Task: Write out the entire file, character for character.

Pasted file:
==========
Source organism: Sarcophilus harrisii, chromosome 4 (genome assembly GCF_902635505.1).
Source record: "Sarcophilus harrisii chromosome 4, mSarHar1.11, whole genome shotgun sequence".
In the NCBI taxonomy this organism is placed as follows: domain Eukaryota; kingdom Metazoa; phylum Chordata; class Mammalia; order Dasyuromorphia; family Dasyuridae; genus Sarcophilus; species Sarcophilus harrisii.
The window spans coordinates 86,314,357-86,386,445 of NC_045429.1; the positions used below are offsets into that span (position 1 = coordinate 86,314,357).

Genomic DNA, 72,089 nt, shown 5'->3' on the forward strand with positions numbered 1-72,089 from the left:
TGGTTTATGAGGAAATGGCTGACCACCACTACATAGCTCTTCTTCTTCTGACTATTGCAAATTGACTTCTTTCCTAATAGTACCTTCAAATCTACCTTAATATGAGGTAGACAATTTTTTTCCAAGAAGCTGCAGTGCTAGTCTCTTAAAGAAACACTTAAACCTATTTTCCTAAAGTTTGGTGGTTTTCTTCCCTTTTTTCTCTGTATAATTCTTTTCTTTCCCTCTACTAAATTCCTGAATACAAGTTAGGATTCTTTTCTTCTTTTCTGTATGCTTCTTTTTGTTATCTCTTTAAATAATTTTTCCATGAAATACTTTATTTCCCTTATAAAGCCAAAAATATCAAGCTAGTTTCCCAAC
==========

Source organism: Sarcophilus harrisii, chromosome 4 (genome assembly GCF_902635505.1).
Source record: "Sarcophilus harrisii chromosome 4, mSarHar1.11, whole genome shotgun sequence".
In the NCBI taxonomy this organism is placed as follows: domain Eukaryota; kingdom Metazoa; phylum Chordata; class Mammalia; order Dasyuromorphia; family Dasyuridae; genus Sarcophilus; species Sarcophilus harrisii.
The window spans coordinates 86,314,357-86,386,445 of NC_045429.1; the positions used below are offsets into that span (position 1 = coordinate 86,314,357).

Genomic DNA, 72,089 nt, shown 5'->3' on the forward strand with positions numbered 1-72,089 from the left:
TGGTTTATGAGGAAATGGCTGACCACCACTACATAGCTCTTCTTCTTCTGACTATTGCAAATTGACTTCTTTCCTAATAGTACCTTCAAATCTACCTTAATATGAGGTAGACAATTTTTTTCCAAGAAGCTGCAGTGCTAGTCTCTTAAAGAAACACTTAAACCTATTTTCCTAAAGTTTGGTGGTTTTCTTCCCTTTTTTCTCTGTATAATTCTTTTCTTTCCCTCTACTAAATTCCTGAATACAAGTTAGGATTCTTTTCTTCTTTTCTGTATGCTTCTTTTTGTTATCTCTTTAAATAATTTTTCCATGAAATACTTTATTTCCCTTATAAAGCCAAAAATATCAAGCTAGTTTCCCAAC